So, what about using your name or your family’s name for your farm? Well, sure…that may work. But lots of times using your name BACKFIRES…BADLY.

I mean, look at some of these examples.

funny business names

  • So, some folks had the last name of Butcher. Not bad if you go into farming, I guess. But they chose a different business. And named it Butcher Funeral Home. I don’t care how long you’ve been in the funeral home business and how much you care about your heritage…choose another name.
  • There’s a billboard in Indiana that read, “Welcome! You’ve entered Tom Raper Country” I’ve entered Raper Country?  Are you kidding?
  • Another one of my favorites is Stoner Insurance. You really think I’m gonna buy insurance from a guy named stoner?
  • I’m also NOT going to stay at the Barf Bed & Breakfast or order anything to eat from Herpes Pizza.

Come on! You gotta use common sense if you’re going to force your name on a brand. I mean, my name is Tim Young, and let’s say that I sell baby chickens. YoungPoultry has very different brand implications from YoungChicks. I mean, if you go to you’d expect to see chickens. If you went to you’d expect–something else.

So, using your name has serious brand implications…now, let’s pick the right name for you.

And to help you do that, I’ve created a list of 9 criteria for choosing the best name for your farm or local food business.

  1. With all else being equal, keep your name as short as you can.
  2. And be memorable, which means being different, clever and…
  3. Easy to pronounce.
  4. And, very important, if you’re hoping that people find you online, choose an SEO descriptive name that gives a clue to where you are and/or what you do.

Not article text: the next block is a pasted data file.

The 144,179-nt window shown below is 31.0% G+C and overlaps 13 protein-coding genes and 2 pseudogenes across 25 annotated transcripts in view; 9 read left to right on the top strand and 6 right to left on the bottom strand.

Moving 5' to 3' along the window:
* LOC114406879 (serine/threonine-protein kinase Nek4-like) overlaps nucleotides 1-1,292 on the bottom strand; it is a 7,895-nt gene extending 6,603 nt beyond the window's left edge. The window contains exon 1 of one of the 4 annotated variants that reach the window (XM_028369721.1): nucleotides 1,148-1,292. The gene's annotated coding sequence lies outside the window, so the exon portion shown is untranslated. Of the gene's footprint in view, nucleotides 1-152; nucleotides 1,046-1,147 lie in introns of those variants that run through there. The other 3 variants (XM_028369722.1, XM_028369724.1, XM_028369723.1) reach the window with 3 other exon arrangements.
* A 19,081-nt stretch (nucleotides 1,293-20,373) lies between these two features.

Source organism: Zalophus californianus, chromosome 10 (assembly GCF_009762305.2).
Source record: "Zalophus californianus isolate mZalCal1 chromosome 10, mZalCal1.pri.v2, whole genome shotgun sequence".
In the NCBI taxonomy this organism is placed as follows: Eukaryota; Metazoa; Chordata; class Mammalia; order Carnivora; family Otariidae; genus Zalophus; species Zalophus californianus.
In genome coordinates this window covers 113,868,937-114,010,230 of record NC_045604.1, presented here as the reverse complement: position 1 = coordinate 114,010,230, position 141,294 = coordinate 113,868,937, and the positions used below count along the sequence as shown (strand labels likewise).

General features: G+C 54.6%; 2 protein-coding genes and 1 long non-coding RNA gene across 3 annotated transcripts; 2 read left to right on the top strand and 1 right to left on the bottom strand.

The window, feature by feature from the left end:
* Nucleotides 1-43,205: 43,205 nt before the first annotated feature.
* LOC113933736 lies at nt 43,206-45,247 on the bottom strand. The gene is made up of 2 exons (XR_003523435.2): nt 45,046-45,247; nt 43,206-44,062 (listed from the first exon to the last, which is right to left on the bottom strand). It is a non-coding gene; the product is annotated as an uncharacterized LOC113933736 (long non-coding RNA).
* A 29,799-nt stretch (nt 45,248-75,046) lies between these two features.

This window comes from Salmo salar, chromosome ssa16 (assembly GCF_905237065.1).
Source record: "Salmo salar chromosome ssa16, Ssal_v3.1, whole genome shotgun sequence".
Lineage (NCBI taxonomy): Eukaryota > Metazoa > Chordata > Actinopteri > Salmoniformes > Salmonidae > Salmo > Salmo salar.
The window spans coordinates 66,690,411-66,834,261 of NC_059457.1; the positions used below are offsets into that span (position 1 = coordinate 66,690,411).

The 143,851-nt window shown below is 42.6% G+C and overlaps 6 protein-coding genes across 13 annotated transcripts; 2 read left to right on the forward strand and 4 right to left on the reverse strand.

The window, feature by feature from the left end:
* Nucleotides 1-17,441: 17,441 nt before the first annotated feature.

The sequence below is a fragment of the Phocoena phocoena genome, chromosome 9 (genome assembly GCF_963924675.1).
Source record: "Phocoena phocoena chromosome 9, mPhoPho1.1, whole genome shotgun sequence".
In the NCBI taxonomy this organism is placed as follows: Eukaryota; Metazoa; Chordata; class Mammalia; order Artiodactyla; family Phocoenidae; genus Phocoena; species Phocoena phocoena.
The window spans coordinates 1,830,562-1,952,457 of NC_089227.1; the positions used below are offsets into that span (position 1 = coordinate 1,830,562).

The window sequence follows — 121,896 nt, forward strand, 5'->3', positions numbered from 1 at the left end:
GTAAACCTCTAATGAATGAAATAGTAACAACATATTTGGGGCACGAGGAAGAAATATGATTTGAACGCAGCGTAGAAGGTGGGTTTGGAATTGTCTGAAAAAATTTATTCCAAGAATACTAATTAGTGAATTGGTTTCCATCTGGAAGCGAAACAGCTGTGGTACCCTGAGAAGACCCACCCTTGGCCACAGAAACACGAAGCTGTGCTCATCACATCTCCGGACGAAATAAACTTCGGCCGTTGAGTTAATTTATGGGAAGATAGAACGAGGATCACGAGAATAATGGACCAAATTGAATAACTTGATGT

5. And, because of that, avoid hyphens, which are confusing with domains.
  6. And stay away from trendy words in your name…they’ll go out of style and you’ll be stuck.
  7. Don’t choose a name that boxes you in. If I chose Tim’s Poultry but later wanted to add pigs, it would be confusing.
  8. As you heard with the questionable brand names earlier, choose a name that’s consistent with your brand values.
  9. And, of course, make sure you can use it. If you can get the domain, you’re probably in excellent shape.

Now, as I said, I realize you may already have a name for your farm. But…who knows? Maybe you don’t, or maybe you’re consider rebranding.

Let’s take a look at how we can name a new farm. I’ve got a simple tool we can use for this. A tool to help you select words or phrases that are important to you. Words that are heritage, mission or product related, or words that have geographic meaning to your farm.

If you want to download this tool, go to and download the template.